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Thursday, June 4, 2020

Winsor McCay's Dream Days (Comic Strips)

By Windsor McCay

Publisher: Hyperion Pr (June 1, 1977)

Hardcover, 178 pages

Amazon Listing

Winsor McCay was an American cartoonist and animator around the turn of the previous century. This is when the circulation wars were at their height and every paper was competing heavily with their neighbor. The daily comic’s page was just starting to develop and grew in popularity exponentially. It was well known a paper couldn’t survive without a good comics section. Winsor Mccay was one of those who first developed the comic’s page into what it is today - or used to be before everything went online.

While there were many firsts in cartooning at that time, there is little that stands out as still being exceptional. The one big exception is McCay’s Little Nemo in Slumberland - still touted as one of the greatest American comics ever. This book does not contain any of that material. Instead it is a collection of various strips the author worked on prior to Little Nemo, from 1904 - 1914. These begin from a time when comics didn’t have titles, to emerging short lived bits like It Was Only a Dream, Dreams of the Rarebit Fiend, Poor Jake, Midsummer Day Dreams, and Autumn Day Dreams.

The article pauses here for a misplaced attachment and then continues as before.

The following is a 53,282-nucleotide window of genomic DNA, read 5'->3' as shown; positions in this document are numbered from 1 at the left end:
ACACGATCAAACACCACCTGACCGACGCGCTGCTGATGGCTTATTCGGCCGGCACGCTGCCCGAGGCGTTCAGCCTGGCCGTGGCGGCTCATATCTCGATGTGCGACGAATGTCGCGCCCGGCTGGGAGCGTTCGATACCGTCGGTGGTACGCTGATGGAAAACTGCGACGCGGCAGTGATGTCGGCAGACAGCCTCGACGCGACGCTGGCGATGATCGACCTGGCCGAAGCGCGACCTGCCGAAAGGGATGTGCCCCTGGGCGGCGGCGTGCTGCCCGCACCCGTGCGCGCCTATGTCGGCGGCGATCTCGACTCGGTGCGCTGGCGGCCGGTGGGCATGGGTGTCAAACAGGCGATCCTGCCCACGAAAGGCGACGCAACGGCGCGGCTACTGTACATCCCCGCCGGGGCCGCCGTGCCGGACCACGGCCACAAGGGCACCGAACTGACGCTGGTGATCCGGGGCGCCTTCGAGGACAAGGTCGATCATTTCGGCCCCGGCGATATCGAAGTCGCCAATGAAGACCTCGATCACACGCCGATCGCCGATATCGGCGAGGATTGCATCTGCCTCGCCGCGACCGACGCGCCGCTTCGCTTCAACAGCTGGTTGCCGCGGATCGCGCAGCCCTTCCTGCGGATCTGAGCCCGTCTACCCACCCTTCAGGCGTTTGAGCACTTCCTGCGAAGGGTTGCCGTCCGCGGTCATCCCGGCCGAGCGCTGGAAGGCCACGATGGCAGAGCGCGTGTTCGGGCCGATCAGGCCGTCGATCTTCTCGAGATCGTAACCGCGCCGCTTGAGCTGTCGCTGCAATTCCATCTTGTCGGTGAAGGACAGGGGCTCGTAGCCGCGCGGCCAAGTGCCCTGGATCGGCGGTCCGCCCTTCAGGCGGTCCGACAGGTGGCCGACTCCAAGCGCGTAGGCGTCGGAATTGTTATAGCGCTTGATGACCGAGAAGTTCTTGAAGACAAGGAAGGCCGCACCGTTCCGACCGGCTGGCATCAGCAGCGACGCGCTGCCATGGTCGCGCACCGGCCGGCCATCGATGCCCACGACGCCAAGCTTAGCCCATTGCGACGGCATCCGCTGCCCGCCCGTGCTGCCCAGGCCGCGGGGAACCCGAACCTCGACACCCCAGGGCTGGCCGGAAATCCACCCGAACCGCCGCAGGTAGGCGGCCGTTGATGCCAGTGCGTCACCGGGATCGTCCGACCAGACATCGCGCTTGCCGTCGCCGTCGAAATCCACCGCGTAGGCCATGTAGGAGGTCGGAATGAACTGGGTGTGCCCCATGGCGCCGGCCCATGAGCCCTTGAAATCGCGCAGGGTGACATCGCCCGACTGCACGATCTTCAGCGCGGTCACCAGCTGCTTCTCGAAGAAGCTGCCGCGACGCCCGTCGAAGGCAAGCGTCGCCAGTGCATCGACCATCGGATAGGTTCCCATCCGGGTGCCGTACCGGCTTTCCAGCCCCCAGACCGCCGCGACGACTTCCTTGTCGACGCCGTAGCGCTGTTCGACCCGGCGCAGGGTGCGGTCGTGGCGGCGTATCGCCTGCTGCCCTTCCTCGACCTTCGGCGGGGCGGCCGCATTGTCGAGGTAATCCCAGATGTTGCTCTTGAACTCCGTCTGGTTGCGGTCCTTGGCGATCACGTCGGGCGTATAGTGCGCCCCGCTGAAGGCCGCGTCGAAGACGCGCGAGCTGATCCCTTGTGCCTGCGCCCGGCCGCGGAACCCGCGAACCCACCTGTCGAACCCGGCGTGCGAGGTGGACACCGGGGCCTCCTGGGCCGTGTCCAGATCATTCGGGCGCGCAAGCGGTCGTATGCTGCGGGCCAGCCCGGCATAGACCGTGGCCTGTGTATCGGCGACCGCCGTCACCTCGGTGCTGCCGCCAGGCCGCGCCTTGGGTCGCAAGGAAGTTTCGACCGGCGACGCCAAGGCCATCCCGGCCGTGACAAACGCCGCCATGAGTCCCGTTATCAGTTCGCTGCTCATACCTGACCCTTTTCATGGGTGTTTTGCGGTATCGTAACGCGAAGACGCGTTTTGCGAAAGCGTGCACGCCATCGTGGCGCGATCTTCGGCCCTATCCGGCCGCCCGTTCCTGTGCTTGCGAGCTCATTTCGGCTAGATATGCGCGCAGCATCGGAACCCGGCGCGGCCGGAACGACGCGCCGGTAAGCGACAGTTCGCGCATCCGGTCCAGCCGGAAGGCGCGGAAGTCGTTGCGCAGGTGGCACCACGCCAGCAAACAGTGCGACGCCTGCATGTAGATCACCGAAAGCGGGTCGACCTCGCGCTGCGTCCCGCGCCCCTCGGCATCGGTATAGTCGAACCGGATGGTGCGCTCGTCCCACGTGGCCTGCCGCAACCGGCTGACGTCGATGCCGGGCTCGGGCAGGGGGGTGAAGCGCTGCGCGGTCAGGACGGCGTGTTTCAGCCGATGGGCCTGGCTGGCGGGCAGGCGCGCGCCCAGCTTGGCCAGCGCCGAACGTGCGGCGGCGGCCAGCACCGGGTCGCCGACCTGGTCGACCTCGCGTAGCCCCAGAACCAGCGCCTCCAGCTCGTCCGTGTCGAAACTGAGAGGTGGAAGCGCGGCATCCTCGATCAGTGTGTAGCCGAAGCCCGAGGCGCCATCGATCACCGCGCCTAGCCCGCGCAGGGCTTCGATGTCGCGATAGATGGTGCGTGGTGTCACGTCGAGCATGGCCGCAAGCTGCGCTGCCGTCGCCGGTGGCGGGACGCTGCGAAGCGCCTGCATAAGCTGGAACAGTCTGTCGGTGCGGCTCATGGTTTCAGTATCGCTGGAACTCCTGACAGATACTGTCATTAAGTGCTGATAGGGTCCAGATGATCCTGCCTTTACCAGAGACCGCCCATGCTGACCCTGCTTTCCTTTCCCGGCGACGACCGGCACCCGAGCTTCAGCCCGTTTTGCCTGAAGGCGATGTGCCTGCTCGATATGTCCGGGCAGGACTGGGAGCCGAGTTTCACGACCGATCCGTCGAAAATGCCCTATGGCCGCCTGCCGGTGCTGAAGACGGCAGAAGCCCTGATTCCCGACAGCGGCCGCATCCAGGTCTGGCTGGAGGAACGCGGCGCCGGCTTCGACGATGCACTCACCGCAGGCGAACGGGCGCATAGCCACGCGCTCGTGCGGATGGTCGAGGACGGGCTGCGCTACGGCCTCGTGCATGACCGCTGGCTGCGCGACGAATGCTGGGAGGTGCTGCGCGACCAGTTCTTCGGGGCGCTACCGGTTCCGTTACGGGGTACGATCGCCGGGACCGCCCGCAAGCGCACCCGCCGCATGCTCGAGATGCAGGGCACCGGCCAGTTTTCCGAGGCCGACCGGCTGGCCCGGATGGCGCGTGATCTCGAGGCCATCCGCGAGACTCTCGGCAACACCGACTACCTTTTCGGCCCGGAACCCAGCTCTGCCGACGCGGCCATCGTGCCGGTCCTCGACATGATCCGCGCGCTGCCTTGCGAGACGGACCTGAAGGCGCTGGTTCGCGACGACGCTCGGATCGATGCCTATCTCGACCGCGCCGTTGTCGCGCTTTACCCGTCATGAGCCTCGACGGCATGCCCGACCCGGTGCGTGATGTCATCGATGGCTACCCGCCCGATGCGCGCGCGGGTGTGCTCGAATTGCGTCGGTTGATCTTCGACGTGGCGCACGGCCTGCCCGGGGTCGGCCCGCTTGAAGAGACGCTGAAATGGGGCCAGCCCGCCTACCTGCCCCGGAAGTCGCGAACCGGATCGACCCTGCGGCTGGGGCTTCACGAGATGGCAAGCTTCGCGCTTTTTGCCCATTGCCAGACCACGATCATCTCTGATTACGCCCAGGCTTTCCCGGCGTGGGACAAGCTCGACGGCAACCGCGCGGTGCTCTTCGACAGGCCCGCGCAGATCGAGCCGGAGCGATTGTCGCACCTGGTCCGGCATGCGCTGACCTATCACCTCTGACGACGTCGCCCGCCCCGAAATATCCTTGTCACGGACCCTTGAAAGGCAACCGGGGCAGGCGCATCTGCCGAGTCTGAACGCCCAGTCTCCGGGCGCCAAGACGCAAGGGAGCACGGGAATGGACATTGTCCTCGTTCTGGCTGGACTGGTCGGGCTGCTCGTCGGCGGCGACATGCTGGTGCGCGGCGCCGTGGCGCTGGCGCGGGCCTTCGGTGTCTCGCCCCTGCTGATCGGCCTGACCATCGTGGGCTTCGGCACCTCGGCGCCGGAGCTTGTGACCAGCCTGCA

One of things you’ll notice in these comics is the use of the dreaming theme (which encompasses all of Little Nemo in Slumberland) begins quite early and seems to have obsessed him throughout his entire career. Much of the material in the early 1900s was pratfalls and word play, grounded in reality. The dream scenarios allowed him play out whatever fantastic ideas popped into his head without people being turned off. It worked for Alice in Wonderland. I’m also including a clip of his cartoon Gertie the Dinosaur. It was one of the earliest cartoons and all animation cells were hand drawn by McCay himself. Enjoy.

For more readings, try books by Rex Hurst.

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